Prolific art misfits Jimbo Easter and Thelonius Bone are melding their demented visions in a show titled Have You Seen Me? at Popps Packing arts venue in Hamtramck. The flyer for their show is a painted recreation of a milk carton's missing persons panel with their photos and helpful descriptors such as "responds to shiny objects" and "last seen at an A&P parking lot." The opening is on Saturday, June 10 from 7 p.m. to 10 p.m. (Disclaimer, the author is a friend of the artists and will be spinning some tunes at the opening.)
The show will include a proliferation of new paintings, drawings, sculptures and collaborative work, none that have been shown before. There are also rumors of an impromptu performance from the duo. Easter is known for outlandish and bizarre performances with costumes, the ingestion of moldy foods and vegetables, and theatrically confrontational moments. Bone said that he probably wouldn't know what Easter had planned for the performance piece until the day of the show.
Easter was awarded a 2016 Kresge Live Arts Fellowship, but continues to defy notions of artistic respectability. Both artists share a healthy disdain for taking oneself too seriously. In fact, humor may be the strongest connecting aspect between them.
"When we first met we were timid tigers chasing each other around, sniffing our dung. I had wondered who this mythic character T-Bone was," says Easter. They've been posting hilarious short videos on Instagram promoting the show. A shirtless Bone wearing a cape and captain's hat announces in his best WWF voice: "Captain Cataracts here, and I got some stuff to say about Jamie Easter, that son-of-a-bitch is going down."
Stylistically, their work is quite different. Easter says that comics have always influenced his work, and that this show has him going back to a primordial level that touches on the cave drawings of ancient peoples. "I've been working in a kind of dream state, I let them paint themselves and I'll wake up and see what happened," he says. "But cartoons are the backbone of my work."
Looking at one silk-screened drawing, you can see the filtered effect of comic books on Easter's work. A mangled Mickey Mouse-looking creature towers over cacti, gnomes, rats, and a naked and primitive creature wandering a desert landscape. "I started drawing these when I went to Disney World, it's so psychedelic there, this is like Walt Disney drizzling down a sewer," he says. "This is my comic, it's as linear as I get. "
Gnomes also have a large place in Easter's work. He mentioned being scared by the many gnome busts that hung from his parent's basement walls as a child and he showed me a wizardly example, a gnome-faced classic piece of American kitsch, followed by his own creations: A myriad collection of sculptural busts that hang flat on the wall, big-eyed goblins and monsters, just faces and hair, his own world of gnomes and wizards.
"My wall busts have started looking really Southern lately. Like this guy owns a junkyard," he says. "They (the sculptures) start laughing when people look at them for the first time. Someone will ask me what I did last night and I'll tell them I listened to Bo Hansson and made 25 clay noses."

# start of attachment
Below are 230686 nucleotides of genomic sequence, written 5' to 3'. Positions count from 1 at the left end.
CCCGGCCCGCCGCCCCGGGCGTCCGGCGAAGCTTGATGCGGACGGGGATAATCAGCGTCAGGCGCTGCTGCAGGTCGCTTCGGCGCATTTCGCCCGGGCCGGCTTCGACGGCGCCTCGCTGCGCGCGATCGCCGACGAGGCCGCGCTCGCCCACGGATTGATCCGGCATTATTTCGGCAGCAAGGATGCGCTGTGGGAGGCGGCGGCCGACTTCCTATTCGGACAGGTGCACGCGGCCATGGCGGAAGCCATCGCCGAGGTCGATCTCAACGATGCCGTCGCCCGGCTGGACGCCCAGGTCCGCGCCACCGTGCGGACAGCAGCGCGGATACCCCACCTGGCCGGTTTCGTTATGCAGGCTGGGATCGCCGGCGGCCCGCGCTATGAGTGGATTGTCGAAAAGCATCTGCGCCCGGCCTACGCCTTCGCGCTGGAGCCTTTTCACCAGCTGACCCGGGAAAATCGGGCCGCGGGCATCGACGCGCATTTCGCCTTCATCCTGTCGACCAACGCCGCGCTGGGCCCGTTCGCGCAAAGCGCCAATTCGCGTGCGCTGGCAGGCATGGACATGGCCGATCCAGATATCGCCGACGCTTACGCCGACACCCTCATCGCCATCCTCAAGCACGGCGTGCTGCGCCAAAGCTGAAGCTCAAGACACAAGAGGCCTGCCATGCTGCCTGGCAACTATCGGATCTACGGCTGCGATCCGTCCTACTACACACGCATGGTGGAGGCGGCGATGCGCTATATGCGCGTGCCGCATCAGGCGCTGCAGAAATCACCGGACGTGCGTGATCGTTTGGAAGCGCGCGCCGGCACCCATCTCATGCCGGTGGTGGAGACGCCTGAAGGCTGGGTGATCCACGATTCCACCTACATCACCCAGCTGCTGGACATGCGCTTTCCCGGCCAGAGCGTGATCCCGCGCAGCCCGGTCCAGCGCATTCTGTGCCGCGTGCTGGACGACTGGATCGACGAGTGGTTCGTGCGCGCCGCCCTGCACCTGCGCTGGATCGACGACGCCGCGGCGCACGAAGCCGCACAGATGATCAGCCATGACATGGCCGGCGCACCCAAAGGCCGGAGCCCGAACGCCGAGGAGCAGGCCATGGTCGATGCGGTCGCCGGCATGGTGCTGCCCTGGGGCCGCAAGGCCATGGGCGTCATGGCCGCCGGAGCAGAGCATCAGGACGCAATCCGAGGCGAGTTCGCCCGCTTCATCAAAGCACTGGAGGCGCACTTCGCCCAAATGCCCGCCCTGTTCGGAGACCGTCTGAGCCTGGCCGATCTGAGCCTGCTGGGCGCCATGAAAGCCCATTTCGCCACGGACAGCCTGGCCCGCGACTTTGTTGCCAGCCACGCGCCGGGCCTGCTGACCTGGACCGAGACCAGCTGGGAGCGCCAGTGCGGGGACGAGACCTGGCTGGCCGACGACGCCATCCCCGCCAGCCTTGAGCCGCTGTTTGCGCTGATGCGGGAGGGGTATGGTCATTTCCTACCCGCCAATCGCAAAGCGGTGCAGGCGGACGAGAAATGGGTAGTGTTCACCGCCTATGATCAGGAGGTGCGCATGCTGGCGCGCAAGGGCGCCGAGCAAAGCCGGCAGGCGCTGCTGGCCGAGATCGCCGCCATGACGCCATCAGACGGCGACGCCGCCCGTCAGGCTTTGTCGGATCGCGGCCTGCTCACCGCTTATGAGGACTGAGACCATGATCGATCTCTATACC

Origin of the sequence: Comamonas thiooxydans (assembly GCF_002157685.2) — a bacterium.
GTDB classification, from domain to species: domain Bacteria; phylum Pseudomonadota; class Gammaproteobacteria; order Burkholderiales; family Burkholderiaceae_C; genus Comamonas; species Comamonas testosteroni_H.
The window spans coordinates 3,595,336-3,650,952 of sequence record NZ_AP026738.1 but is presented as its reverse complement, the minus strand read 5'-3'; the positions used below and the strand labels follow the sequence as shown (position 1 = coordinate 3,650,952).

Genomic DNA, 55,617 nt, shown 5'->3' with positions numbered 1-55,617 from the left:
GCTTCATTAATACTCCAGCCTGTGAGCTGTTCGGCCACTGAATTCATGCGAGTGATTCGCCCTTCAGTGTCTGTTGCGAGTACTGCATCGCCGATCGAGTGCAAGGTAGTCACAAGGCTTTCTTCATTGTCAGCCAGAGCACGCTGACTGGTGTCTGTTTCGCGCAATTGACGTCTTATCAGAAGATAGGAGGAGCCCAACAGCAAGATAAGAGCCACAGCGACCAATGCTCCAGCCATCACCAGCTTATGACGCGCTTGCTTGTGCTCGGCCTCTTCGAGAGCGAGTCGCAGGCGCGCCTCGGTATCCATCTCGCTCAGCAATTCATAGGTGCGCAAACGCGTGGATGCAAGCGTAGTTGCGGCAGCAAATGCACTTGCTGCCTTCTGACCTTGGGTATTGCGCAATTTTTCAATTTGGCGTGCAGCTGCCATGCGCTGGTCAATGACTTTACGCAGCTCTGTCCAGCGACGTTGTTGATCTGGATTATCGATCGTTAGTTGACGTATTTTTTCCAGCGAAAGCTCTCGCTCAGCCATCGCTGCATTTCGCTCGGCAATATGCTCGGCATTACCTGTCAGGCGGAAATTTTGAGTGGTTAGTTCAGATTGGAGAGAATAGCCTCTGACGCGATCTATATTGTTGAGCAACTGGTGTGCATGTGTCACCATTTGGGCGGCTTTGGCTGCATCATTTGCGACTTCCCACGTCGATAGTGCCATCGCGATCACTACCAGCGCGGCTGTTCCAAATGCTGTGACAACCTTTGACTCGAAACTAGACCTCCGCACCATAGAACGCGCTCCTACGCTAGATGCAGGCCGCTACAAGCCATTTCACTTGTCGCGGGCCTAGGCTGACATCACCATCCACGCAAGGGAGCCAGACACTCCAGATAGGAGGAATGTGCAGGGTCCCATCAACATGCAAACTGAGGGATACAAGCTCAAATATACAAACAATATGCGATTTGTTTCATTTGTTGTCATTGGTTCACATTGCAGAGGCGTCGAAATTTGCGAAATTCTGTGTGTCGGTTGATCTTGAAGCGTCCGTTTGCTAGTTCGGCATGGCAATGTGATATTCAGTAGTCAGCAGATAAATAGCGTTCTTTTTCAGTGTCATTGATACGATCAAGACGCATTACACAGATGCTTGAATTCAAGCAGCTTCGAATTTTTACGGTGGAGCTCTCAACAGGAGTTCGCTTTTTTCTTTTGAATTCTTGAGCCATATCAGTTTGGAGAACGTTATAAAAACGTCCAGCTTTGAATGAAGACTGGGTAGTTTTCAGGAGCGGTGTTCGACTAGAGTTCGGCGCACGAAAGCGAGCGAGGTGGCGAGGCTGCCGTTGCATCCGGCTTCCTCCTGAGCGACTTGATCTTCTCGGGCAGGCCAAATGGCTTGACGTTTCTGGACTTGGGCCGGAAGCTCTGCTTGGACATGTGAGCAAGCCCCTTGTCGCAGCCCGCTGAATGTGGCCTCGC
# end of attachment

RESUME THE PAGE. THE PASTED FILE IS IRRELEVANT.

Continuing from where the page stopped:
Thelonius Bone paints visual punchlines of the joke that is America's surreal underbelly. His paintings look like skewed representations of ads found in '70s Playboy magazines; mustached musclemen with distended arms, saxophone players wearing bondage masks, a man resembling Michigan's most beloved litigator with a giant bottle of tequila stating 1800 CALL SAM. "It's definitely about the humor for me, but a lot of times it's an inside joke that becomes the piece," says Bone. "The environment will be a strange mood."
His paintings are visually arresting and all employ a style that is immediately recognizable. Pop culture references abound, but not in a way that worships contemporary celebrity. His paintings reference punk rock, drinking, masculinity obsessions, and old television. A wicked and biting humor invades most pieces, and often a short phrase or bit of dialogue written on the painting works as a narration. Some paintings require no words: A shimmering disco ball hangs over a peeled pink banana that greatly resembles the one created by Andy Warhol for the iconic cover of the Velvet Underground's first album. The banana lies like a forgotten starlet on the ground, passed out from Quaaludes and too much disco.
It's rare to see an art show created by two talented friends, particularly a show featuring both visual collaborative work and a collaborative performance. For a hint of their art work or to see what a performance may entail, you can take a look at Easter and Bone's promotional videos for the art show on Instagram (@thelonius_bone or @jimbo_easter). It's also nice to know that Easter and Bone both price their work very affordably, creating work for people to purchase.
"Every time we get together we'll film a handful of promo videos for the show that we post. We were listening to Rappin' Rodney (Dangerfield) slowed down on a record," says Bone. Any performance at the show is sure to be as absurd.
Have You Seen Me? runs through July 8 at Popps Packing, 12138 St. Aubin St., Hamtramck. The opening is from 7 p.m. to 10 p.m. on June 10.